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2558 points
6ed491ee98d6f41061c68ef325974697?s=140&d=retro
Submitted by
likecoding777
over 4 years ago

An efficient way to add a variable $var into a string

In this 1.5 exercise it is said the following in the hint:

The syntax "StringStuff {$var} MoreStringStuff" is an efficient way to add a variable $var into a string.

<!DOCTYPE html>
<html>
<head></head>
<body>
<?php
$verb = "were";
$flipCount = 0;
$last = "flips";
echo "<p>There {$verb} {$flipCount} {$last}!</p>";
?>
</body>
</html>

Why is it efficient? I will prefer to NOT use the curly braces (i.e. instead of writing "{$verb}" only write "$verb"), but I don't know why the first one is more efficient.


7 votes

permalink

Dont know if this is an answer to your question but there is a debate that using double quoted strings is acctually less efficent than using single quotes.
Downside with using single quotes is that you need to concatenate with . and you will have alot more to type.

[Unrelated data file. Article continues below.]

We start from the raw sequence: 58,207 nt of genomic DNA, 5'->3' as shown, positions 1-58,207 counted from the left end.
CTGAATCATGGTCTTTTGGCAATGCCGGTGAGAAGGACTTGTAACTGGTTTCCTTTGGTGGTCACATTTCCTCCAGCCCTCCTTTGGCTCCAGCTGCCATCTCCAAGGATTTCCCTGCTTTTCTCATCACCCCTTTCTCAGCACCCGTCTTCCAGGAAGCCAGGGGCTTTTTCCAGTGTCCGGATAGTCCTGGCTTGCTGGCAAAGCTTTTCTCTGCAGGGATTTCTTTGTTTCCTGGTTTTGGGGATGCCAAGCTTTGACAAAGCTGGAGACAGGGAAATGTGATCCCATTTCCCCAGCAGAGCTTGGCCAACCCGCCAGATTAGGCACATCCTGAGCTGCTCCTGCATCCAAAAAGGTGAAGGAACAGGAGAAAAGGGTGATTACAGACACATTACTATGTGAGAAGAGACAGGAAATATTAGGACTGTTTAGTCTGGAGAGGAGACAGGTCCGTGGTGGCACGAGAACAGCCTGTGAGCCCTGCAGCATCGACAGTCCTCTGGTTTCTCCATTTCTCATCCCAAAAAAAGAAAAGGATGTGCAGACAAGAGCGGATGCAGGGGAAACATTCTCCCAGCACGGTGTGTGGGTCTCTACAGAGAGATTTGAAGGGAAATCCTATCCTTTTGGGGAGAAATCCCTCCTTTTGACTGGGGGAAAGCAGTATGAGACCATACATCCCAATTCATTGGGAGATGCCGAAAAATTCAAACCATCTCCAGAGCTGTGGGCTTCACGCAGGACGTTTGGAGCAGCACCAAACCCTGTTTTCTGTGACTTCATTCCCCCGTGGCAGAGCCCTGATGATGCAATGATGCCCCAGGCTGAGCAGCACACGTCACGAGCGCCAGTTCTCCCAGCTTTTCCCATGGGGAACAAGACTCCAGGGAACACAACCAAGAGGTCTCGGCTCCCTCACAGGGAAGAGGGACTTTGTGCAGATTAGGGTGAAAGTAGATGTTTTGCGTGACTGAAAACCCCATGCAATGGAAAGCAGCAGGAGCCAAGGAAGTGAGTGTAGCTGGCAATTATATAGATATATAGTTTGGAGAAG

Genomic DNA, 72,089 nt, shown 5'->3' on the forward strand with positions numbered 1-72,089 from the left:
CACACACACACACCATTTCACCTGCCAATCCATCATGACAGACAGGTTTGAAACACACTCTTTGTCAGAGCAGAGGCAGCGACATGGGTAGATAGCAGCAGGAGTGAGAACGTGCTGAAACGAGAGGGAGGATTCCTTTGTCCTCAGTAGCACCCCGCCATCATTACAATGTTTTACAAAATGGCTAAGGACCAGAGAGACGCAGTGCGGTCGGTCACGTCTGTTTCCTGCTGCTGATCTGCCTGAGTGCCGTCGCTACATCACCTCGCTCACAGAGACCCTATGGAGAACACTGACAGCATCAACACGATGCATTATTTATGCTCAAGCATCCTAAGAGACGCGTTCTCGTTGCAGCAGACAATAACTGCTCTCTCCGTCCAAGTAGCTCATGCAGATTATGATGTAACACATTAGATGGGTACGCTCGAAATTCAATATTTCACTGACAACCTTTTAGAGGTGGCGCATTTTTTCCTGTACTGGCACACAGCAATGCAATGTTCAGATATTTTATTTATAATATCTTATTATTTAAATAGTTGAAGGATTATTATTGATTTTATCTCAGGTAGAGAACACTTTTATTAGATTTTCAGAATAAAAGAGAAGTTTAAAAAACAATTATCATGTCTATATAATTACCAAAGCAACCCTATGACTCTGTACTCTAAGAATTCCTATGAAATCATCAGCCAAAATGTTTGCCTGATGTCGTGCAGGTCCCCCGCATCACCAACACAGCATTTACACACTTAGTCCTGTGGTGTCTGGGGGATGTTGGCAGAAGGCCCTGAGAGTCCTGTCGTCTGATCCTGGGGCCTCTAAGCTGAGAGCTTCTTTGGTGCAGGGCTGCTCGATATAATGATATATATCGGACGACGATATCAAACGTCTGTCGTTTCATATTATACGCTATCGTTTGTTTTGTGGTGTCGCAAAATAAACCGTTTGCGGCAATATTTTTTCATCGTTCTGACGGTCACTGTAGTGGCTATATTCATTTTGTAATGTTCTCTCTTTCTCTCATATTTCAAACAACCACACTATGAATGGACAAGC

For example using single quote: (best performance)

echo '<p>There' . $verb . $flipCount . $last . '!</p>';

Double quotes: (bad performance)

 echo "<p>There $verb  $flipCount  $last !</p>";

Double quotes with curly: (good performance)

 echo "<p>There {$verb}  {$flipCount}  {$last} !</p>";

Now why its bad and good performance I really dont know. =) My guess is that PHP has to work little bit harder when using double quotes without curly. Use curly brackets and you cant go wrong.

Maybe an answer to your question -
http://stackoverflow.com/questions/4676417/should-i-use-curly-brackets-or-concatenate-variables-within-strings

Cheers

215 points
656d3ea01974ba12a8481d87f5163553?s=140&d=retro
Submitted by
Lidija Novakovic
over 4 years ago

1 Comment

6ed491ee98d6f41061c68ef325974697?s=140&d=retro likecoding777 over 4 years ago

Very good answer. I vote 1+ to it and if a "mark as best answer" button exists, I will mark this as the "best answer". Thanks.